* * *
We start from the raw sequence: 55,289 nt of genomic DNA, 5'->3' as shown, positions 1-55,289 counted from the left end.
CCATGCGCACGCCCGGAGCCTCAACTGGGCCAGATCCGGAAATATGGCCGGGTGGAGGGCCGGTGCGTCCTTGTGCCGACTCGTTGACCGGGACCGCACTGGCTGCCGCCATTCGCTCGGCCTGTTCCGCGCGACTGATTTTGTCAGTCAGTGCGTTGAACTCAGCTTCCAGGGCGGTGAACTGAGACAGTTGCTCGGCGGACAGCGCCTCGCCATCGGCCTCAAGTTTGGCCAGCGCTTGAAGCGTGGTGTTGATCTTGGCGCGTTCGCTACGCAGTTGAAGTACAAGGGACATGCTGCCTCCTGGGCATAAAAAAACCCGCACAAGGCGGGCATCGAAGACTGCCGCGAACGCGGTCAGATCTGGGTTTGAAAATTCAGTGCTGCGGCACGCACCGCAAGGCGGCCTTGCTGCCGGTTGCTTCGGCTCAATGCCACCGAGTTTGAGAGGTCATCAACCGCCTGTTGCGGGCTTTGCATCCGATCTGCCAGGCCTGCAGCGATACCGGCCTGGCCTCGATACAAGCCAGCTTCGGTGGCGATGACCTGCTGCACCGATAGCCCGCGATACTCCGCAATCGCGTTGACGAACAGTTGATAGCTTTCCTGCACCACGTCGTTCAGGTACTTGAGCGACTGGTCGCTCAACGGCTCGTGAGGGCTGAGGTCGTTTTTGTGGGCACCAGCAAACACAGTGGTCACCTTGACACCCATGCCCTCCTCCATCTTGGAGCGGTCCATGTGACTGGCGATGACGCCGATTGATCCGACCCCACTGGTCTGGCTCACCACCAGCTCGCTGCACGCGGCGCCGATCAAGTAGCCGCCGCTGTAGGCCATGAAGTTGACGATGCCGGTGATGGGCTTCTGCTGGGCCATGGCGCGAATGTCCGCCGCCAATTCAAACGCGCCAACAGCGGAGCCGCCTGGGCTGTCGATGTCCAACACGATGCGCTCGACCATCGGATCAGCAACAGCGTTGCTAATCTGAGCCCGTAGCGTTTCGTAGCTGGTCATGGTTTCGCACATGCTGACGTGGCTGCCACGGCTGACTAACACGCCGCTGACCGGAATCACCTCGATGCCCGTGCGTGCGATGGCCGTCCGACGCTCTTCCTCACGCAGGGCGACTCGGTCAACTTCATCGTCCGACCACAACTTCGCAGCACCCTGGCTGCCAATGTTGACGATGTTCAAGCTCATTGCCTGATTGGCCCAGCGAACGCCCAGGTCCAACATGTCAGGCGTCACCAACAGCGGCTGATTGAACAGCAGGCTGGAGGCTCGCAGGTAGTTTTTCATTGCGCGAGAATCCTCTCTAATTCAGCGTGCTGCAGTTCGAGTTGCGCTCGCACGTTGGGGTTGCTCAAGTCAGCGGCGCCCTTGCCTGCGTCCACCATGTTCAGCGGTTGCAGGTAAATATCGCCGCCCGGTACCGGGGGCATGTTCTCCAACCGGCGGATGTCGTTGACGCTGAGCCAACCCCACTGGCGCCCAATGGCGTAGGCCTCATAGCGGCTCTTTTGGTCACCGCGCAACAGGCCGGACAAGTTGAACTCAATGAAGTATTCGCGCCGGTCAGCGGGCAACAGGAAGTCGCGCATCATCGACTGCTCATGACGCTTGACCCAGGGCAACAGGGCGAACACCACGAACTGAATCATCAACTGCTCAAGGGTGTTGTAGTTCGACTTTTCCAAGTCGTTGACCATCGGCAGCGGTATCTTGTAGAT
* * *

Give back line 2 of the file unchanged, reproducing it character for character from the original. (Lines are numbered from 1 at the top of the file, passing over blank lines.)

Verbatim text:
CCATGCGCACGCCCGGAGCCTCAACTGGGCCAGATCCGGAAATATGGCCGGGTGGAGGGCCGGTGCGTCCTTGTGCCGACTCGTTGACCGGGACCGCACTGGCTGCCGCCATTCGCTCGGCCTGTTCCGCGCGACTGATTTTGTCAGTCAGTGCGTTGAACTCAGCTTCCAGGGCGGTGAACTGAGACAGTTGCTCGGCGGACAGCGCCTCGCCATCGGCCTCAAGTTTGGCCAGCGCTTGAAGCGTGGTGTTGATCTTGGCGCGTTCGCTACGCAGTTGAAGTACAAGGGACATGCTGCCTCCTGGGCATAAAAAAACCCGCACAAGGCGGGCATCGAAGACTGCCGCGAACGCGGTCAGATCTGGGTTTGAAAATTCAGTGCTGCGGCACGCACCGCAAGGCGGCCTTGCTGCCGGTTGCTTCGGCTCAATGCCACCGAGTTTGAGAGGTCATCAACCGCCTGTTGCGGGCTTTGCATCCGATCTGCCAGGCCTGCAGCGATACCGGCCTGGCCTCGATACAAGCCAGCTTCGGTGGCGATGACCTGCTGCACCGATAGCCCGCGATACTCCGCAATCGCGTTGACGAACAGTTGATAGCTTTCCTGCACCACGTCGTTCAGGTACTTGAGCGACTGGTCGCTCAACGGCTCGTGAGGGCTGAGGTCGTTTTTGTGGGCACCAGCAAACACAGTGGTCACCTTGACACCCATGCCCTCCTCCATCTTGGAGCGGTCCATGTGACTGGCGATGACGCCGATTGATCCGACCCCACTGGTCTGGCTCACCACCAGCTCGCTGCACGCGGCGCCGATCAAGTAGCCGCCGCTGTAGGCCATGAAGTTGACGATGCCGGTGATGGGCTTCTGCTGGGCCATGGCGCGAATGTCCGCCGCCAATTCAAACGCGCCAACAGCGGAGCCGCCTGGGCTGTCGATGTCCAACACGATGCGCTCGACCATCGGATCAGCAACAGCGTTGCTAATCTGAGCCCGTAGCGTTTCGTAGCTGGTCATGGTTTCGCACATGCTGACGTGGCTGCCACGGCTGACTAACACGCCGCTGACCGGAATCACCTCGATGCCCGTGCGTGCGATGGCCGTCCGACGCTCTTCCTCACGCAGGGCGACTCGGTCAACTTCATCGTCCGACCACAACTTCGCAGCACCCTGGCTGCCAATGTTGACGATGTTCAAGCTCATTGCCTGATTGGCCCAGCGAACGCCCAGGTCCAACATGTCAGGCGTCACCAACAGCGGCTGATTGAACAGCAGGCTGGAGGCTCGCAGGTAGTTTTTCATTGCGCGAGAATCCTCTCTAATTCAGCGTGCTGCAGTTCGAGTTGCGCTCGCACGTTGGGGTTGCTCAAGTCAGCGGCGCCCTTGCCTGCGTCCACCATGTTCAGCGGTTGCAGGTAAATATCGCCGCCCGGTACCGGGGGCATGTTCTCCAACCGGCGGATGTCGTTGACGCTGAGCCAACCCCACTGGCGCCCAATGGCGTAGGCCTCATAGCGGCTCTTTTGGTCACCGCGCAACAGGCCGGACAAGTTGAACTCAATGAAGTATTCGCGCCGGTCAGCGGGCAACAGGAAGTCGCGCATCATCGACTGCTCATGACGCTTGACCCAGGGCAACAGGGCGAACACCACGAACTGAATCATCAACTGCTCAAGGGTGTTGTAGTTCGACTTTTCCAAGTCGTTGACCATCGGCAGCGGTATCTTGTAGAT